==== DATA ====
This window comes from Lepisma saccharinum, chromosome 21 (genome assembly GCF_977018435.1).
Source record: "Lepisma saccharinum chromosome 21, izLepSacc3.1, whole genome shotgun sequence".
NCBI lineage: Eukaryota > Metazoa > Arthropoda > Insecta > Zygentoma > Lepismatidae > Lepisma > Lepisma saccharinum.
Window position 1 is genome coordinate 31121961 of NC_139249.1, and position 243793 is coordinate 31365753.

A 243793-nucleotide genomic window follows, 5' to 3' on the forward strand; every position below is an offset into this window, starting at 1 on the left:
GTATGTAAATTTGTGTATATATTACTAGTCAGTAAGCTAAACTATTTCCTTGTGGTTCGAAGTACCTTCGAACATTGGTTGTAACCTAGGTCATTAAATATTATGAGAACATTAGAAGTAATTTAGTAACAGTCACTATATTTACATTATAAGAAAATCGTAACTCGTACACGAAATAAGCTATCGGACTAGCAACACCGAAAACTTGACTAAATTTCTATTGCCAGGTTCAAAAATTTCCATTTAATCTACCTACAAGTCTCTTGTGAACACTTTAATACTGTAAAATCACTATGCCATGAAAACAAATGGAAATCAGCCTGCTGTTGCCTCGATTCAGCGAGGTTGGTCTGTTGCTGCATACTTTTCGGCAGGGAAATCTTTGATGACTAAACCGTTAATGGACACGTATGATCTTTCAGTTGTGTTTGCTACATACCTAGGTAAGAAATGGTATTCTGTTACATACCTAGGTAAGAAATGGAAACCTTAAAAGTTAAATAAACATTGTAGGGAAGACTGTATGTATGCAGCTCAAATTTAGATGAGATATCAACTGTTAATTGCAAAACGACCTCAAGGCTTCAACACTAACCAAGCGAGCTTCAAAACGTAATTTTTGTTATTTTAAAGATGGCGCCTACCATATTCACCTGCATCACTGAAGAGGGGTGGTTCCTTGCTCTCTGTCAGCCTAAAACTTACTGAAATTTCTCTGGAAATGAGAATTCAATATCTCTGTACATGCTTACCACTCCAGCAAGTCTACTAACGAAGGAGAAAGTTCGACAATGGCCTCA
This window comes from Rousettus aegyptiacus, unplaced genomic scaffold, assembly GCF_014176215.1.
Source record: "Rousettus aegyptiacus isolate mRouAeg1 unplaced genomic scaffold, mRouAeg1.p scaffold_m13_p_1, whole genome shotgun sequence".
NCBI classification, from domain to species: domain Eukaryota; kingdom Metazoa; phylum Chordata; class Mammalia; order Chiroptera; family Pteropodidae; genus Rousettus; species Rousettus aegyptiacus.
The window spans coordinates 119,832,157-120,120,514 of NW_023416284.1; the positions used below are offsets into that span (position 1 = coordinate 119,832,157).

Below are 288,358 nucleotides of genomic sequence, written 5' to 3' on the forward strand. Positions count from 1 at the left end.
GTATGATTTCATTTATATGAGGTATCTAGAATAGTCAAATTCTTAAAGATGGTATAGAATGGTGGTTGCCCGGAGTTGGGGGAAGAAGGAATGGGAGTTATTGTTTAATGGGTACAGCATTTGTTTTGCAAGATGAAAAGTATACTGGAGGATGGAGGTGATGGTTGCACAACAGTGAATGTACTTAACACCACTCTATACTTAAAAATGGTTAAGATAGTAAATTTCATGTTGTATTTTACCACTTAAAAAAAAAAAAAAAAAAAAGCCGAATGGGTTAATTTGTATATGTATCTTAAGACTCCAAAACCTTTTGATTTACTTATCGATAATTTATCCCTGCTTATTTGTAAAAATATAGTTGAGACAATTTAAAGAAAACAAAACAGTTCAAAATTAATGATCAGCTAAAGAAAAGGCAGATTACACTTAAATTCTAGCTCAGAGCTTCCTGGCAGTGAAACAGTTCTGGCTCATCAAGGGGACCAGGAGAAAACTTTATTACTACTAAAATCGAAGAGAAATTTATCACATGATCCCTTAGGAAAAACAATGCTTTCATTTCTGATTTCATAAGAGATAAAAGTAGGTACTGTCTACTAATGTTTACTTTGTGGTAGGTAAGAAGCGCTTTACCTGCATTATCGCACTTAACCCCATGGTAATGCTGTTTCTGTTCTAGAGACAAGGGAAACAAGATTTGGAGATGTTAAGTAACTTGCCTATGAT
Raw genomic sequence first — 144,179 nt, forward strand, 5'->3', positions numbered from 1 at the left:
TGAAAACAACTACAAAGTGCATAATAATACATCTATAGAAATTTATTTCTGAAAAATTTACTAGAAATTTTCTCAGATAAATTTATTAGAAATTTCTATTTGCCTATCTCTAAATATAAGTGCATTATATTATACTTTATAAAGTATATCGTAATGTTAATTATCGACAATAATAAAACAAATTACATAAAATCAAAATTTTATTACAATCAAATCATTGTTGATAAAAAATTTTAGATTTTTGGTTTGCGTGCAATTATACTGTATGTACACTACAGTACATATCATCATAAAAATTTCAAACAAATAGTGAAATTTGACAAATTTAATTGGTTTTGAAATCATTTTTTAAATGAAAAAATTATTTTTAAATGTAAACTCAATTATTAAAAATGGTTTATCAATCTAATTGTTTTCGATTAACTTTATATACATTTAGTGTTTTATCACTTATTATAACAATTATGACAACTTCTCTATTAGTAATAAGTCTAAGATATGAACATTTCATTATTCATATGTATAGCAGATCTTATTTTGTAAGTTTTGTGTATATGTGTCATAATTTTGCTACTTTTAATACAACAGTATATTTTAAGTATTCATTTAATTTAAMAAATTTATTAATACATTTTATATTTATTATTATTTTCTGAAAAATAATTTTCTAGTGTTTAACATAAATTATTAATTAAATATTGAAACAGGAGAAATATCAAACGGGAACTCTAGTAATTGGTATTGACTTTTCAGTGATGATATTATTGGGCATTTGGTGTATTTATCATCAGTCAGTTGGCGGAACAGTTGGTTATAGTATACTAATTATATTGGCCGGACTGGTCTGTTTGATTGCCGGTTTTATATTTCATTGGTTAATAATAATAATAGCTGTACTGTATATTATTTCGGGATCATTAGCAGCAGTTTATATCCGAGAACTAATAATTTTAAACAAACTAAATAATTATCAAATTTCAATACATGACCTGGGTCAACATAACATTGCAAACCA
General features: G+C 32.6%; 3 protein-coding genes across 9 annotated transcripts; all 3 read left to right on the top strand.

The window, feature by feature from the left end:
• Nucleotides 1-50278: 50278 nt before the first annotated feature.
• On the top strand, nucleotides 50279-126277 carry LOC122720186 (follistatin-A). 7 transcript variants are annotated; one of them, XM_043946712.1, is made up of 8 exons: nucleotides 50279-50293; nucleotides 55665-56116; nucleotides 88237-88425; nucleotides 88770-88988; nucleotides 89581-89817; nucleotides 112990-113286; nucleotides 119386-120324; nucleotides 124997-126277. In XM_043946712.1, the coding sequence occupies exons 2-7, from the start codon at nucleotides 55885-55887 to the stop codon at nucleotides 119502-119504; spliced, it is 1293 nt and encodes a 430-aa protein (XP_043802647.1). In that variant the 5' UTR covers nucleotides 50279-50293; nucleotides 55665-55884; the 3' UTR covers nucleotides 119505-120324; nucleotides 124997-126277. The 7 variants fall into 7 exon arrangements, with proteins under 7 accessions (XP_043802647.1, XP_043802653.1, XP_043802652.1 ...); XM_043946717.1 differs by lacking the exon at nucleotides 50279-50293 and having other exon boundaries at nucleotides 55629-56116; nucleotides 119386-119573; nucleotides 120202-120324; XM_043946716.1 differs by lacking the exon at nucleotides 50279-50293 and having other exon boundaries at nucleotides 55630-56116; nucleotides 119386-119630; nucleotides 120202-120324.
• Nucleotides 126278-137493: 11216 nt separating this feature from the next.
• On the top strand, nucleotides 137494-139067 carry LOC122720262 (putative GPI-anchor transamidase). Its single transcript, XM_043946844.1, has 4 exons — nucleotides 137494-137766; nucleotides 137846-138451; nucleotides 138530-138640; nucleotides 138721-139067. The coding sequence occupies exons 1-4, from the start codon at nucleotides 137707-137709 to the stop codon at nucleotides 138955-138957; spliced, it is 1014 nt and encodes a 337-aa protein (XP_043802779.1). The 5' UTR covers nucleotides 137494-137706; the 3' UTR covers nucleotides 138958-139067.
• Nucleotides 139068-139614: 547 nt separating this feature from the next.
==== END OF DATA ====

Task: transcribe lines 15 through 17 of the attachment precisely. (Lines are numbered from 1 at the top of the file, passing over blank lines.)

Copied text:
General features: G+C 32.6%; 3 protein-coding genes across 9 annotated transcripts; all 3 read left to right on the top strand.

The window, feature by feature from the left end:
• Nucleotides 1-50278: 50278 nt before the first annotated feature.